Movie Studio Argument
The argument movie studios have for their diminishing returns is that young adult’s purchase online more often and since the purchase of Rotten Tomatoes website from Fandango, there has been a significant drop in box office revenue from movies that have given poor reviews. This is because they see the rating before they purchase movie tickets. They also questioned the Rotten Tomatoes rating system and how it works and how that contributes to the box office decline.
The “Questionable” Rotten Tomatoes System
I will respond to the dumbest part of the argument first which is that Rotten Tomatoes is a questionable system in how it rates movies. They argue that it is a misrepresentation, which is partly true, but it is not intended to be deceitful. This misrepresentation only happens when critical opinion is mixed and even then it’s only in specific situations. The system is an aggerate of many critics opinions boiled down to either liking it (Fresh) or not liking it (rotten) which creates an approval rating percentage (The Tomatometer). If the Tomatometer is more than 60% positive (6 out 10 critics like the movie), it is considered “fresh” and anything less is considered “rotten”. The misrepresentation here is that the Tomatometer does not measure how much a movie critic loves or loathes a movie.
To delve further into what critics really rate a movie, there is a weighted average mean that is scored out of ten to weed out the mixed reviews that The Tomatometer could misrepresent. The weighted average is more accurate to critic sentiment than the Tomatometer as the Tomatometer does not represent mixed reviews very well sometimes and is a better indicator on how much they liked or disliked a movie.
Theoretically, a movie that has a weighted average of 6/10 may get 100% because if every critic gave it a 6/10 they are all considered positive responses. Another movie could get an average 9/10 and get the same 100% score on the Tomatometer because 9/10 is also considered a positive score. Conversely, a movie may 0% on the Tomatometer despite the average score to be a 4/10 because 4/10 is considered a negative score. This is the only time in which I believe the Tomatometer can become skewed. That is the main disadvantage of the Tomatometer.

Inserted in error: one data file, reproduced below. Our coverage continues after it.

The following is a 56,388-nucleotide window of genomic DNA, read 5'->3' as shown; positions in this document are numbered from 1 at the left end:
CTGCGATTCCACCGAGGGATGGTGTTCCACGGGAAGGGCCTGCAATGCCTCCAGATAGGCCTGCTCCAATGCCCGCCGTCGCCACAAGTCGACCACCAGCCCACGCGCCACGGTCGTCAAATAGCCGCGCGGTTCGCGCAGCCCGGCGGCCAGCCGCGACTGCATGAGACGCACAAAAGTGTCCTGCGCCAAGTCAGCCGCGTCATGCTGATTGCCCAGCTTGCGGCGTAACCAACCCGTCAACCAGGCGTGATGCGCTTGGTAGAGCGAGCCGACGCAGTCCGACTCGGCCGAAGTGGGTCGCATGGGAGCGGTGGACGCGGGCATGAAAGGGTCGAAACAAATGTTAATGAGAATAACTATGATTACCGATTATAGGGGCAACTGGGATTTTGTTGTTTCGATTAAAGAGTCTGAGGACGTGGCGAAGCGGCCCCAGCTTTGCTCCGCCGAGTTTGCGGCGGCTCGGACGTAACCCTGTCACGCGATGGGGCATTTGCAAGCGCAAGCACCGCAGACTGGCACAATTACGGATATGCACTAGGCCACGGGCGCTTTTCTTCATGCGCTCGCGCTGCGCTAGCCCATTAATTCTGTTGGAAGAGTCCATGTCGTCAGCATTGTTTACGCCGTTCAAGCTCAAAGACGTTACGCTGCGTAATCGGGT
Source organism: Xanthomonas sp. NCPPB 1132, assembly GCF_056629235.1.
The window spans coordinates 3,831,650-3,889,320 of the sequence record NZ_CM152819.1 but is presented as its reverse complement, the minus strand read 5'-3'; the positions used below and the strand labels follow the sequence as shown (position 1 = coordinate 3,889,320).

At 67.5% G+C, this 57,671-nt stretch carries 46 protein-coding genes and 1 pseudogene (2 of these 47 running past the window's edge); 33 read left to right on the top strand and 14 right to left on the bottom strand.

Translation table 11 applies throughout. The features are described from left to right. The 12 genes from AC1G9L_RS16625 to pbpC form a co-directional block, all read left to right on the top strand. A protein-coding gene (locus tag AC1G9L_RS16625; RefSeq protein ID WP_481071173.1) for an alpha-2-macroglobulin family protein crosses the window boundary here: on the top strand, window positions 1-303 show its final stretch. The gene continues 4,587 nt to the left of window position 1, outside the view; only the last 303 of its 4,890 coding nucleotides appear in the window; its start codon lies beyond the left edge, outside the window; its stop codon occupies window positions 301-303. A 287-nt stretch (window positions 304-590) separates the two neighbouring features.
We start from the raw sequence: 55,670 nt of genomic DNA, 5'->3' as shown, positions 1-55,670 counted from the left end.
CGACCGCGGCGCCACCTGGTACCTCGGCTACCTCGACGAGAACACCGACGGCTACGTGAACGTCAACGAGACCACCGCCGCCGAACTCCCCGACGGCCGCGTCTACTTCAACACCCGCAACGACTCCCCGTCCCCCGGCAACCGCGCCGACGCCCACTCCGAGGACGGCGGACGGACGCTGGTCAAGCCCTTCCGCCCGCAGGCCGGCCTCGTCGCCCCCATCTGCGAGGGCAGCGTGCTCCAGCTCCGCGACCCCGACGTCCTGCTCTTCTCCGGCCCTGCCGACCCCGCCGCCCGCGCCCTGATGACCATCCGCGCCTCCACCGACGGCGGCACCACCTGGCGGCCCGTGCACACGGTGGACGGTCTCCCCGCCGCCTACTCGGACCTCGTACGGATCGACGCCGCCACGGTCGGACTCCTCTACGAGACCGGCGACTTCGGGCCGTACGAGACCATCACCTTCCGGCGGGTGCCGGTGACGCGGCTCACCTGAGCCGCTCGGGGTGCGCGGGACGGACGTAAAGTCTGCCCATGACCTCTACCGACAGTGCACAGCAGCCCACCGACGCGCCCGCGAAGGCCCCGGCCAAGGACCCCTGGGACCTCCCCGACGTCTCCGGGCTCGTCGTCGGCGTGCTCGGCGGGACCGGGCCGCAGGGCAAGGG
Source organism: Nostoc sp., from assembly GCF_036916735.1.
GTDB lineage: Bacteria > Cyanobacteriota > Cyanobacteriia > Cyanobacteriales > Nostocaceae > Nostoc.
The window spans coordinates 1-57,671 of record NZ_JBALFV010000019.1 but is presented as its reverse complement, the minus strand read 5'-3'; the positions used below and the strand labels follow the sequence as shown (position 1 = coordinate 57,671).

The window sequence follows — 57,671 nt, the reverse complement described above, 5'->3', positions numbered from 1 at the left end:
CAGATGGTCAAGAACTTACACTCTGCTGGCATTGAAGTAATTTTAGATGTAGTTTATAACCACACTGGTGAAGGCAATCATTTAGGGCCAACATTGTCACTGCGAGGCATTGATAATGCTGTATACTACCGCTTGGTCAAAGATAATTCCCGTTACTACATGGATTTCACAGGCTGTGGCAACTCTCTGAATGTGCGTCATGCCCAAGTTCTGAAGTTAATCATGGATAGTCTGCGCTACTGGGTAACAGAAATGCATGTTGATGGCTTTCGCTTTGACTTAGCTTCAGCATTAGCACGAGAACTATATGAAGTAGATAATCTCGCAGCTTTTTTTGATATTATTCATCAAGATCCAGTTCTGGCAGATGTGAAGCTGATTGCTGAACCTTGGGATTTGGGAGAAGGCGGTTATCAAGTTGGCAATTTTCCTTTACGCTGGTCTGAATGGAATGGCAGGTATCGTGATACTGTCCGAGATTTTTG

In other words, movies with 0% could only be mildly negative when you read the weighted average and a movie with an 100% rating in reality may only be passable entertainment.
However, I do wish the weighted average score is emphasized (larger font size) more and the Tomatometer is emphasized less on their website as the weighted score is a better representation for critical consensus. If moviegoers are only reading the percentage, then I can see why this may be a problem for movie studios when their movies are actually half decent when the Tomatometer measure a 20% or less approval rating.
But if you really want the best information, look at what critics think of a movie by reading their reviews. Rotten Tomatoes provide links to the full reviews that they have collected and you can gain a wealth of information that way. Lot of critics I have found would like or dislike a movie for similar reasons, movie studios may even see the trend and transfer it into their movie making!
Rotten Tomatoes is not a rigged system nor do they intend to be misleading, Rotten Tomatoes accurately provies aggerates from many (sometimes even hundreds) of critics per movie and you can even have access to what each individual says about the movie. It’s a wealth of data that comes from many people, which is why the website is popular in the first place.
The “Correlation” of Rotten Tomatoes and the Box Office
Now that we are done with the dumbest part of their argument which was the entree lets move on to the meat of their argument which is there is a strong correlation between Rotten Tomatoes scores via Fandango and each movie’s box office performance.
Well, Fandango purchased Rotten Tomatoes in February of 2016. Since that time here is a list of movies that contradicts the theory. Anything less than 60% is considered “rotten” or negative by Rotten Tomatoes scoring